Vestas Jumps on Strong Order Intake, Share Buy Back Plan

(Bloomberg) -- Vestas Wind Systems A/S surged the most in two years after the wind turbine maker announced a 200 million-euro ($227 million) share buyback and said its orders rose.

“Order intake was very strong, and profitability was clearly above market expectations,” said James Evans, an analyst at Bloomberg Intelligence. It was “aided by Vestas’ new push into co-developing projects, with two U.S. wins and a large Swedish order signed as a result.”

Vestas Jumps on Strong Order Intake, Share Buy Back Plan

Its order intake rose to 3,807 megawatts in the second quarter of 2018, compared with 2,667 megawatts in the same period last year. The total backlog was 23 billion euros, an increase of 2.8 billion euros.

“In the first half of 2018, the wind industry strengthened its position as the cheapest form of energy generation in many markets, which drove strong global demand,” Chief Executive Officer Anders Runevad said in a statement to the Copenhagen stock exchange on Wednesday. “This development saw Vestas’ second quarter order intake increase 43 percent year over year, contributing to the continued growth of our order backlog to an all-time high.”

The company narrowed its guidance for revenue and margins, noting that a trade war is unsettling the outlook for wind turbine manufacturers. Vestas hedges the steel price and pre-buys the primary material for its towers, so it’s not expected to be affected this year but it could be in 2019, according to Chief Financial Officer Marika Fredriksson.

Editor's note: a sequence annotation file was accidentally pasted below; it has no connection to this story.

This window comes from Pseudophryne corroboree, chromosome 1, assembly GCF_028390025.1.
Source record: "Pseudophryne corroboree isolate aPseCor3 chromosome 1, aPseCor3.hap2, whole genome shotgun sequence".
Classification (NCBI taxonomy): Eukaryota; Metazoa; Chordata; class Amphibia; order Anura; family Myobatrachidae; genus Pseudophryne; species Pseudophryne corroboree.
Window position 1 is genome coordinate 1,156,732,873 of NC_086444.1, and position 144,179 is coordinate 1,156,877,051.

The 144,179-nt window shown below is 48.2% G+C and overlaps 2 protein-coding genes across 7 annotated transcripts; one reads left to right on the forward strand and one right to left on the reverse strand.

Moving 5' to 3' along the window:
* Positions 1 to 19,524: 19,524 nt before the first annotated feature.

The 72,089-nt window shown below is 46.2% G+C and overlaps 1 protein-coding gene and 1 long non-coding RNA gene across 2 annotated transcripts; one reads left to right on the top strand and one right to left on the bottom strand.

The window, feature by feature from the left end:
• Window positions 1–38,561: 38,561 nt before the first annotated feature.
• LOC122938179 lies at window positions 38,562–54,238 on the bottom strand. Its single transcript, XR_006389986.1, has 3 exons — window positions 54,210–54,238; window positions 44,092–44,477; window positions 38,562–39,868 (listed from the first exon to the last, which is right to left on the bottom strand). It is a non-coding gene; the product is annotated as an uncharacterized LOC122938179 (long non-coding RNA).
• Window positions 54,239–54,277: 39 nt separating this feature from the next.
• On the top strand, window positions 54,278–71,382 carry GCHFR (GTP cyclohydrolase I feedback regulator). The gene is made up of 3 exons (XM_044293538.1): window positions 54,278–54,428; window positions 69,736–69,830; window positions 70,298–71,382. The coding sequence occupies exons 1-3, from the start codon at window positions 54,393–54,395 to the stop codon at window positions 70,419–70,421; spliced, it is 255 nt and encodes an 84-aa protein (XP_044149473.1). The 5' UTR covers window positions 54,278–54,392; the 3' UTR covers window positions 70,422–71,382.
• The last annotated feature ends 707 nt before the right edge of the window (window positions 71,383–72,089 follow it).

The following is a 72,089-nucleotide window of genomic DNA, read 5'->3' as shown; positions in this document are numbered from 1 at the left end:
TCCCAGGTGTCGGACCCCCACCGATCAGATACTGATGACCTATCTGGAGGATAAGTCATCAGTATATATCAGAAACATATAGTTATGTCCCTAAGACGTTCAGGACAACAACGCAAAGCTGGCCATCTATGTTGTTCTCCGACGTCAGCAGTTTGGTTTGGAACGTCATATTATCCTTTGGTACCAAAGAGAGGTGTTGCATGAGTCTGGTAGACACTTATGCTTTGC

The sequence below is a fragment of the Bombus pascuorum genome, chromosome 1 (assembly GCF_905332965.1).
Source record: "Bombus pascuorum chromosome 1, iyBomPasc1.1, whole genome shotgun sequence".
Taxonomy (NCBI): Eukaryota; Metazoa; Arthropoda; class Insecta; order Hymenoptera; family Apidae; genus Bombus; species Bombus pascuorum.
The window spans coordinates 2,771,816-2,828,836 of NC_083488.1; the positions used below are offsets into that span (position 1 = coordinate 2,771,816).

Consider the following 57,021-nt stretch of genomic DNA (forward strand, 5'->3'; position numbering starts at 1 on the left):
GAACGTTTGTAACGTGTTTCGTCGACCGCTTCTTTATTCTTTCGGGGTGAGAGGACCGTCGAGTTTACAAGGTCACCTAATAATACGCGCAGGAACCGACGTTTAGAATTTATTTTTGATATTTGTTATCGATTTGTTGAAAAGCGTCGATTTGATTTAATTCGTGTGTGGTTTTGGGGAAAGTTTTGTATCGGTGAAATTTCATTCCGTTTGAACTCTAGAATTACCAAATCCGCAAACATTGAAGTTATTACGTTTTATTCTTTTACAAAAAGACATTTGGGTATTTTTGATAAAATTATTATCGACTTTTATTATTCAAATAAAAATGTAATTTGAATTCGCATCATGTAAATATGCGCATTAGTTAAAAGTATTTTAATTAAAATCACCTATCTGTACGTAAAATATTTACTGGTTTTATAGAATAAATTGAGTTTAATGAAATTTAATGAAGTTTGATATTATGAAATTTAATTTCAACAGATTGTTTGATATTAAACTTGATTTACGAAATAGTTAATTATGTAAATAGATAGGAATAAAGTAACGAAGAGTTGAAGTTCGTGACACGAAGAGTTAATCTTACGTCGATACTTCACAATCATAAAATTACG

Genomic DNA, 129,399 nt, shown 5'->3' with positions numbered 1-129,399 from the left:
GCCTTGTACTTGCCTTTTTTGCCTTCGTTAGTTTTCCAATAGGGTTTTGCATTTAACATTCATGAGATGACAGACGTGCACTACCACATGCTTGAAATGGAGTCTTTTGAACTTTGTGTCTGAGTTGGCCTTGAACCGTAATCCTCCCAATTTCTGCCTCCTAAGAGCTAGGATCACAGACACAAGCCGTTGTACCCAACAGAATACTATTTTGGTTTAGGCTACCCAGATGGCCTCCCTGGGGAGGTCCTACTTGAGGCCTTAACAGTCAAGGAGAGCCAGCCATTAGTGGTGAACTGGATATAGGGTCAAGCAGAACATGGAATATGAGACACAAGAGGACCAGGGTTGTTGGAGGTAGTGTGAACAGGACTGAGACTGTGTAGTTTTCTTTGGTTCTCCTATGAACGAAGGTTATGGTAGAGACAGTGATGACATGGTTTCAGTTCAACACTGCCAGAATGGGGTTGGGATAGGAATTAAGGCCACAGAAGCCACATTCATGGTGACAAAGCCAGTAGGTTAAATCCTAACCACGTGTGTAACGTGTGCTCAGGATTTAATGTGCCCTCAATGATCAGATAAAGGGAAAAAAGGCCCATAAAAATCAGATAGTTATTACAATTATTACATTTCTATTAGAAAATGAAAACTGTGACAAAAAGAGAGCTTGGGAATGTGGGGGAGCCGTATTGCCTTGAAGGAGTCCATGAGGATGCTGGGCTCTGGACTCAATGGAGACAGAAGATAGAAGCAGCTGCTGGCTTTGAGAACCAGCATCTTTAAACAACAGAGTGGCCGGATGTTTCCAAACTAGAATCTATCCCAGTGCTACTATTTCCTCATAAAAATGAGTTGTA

“For this year 2018, we are not expecting any impact from higher raw material prices, steel primarily,” Fredriksson said in a conference call. “For the coming years that is another thing but that’s also something we’ll have to come back to when we guide for ’19.”

The results underscore the difficulty manufactures of renewables technologies are facing in capitalizing on a surge of installations for their products. With governments around the globe encouraging less-polluting forms of power generation, orders at companies like Vestas are near record levels, though increasing competition has kept a lid on margins.

Shares rose as much as 9 percent in Copenhagen trading, their biggest leap since August 2016 and reaching the highest level in almost three months.

The world’s biggest maker of wind turbines expects its revenue this year of 10 billion euros to 10.5 billion euros, down from its previous forecast of 10 billion euros to 11 billion euros. It also now expects an operating profit margin of 9.5 percent to 10.5 percent, less than its previous forecast of 9 percent to 11 percent.

Earnings before interest and tax rose to 295 million euros compared to 279 million euros in the same period last year, beating the median analyst estimate of 213.5 million euros. Vestas also announced a 200 million-euro share buyback, the third such program it has run in recent years.

Vestas said its margin narrowed 11.5 percent in the second quarter from 12.6 percent a year ago, reflecting stiff competition within the industry that depressed prices. It’s also concerned about “external factors” that will weigh on earnings in the months ahead, like the trade tariffs threatened between the U.S. and European Union.

The turbine maker received most of its large-scale orders from the U.S. as usual, getting at least four this quarter. It also booked sizable orders for projects in Germany, Australia, Mexico, Norway, Japan, Sweden, Argentina, Dominican Republic, Bolivia, France, Panama, Italy and India.

©2018 Bloomberg L.P.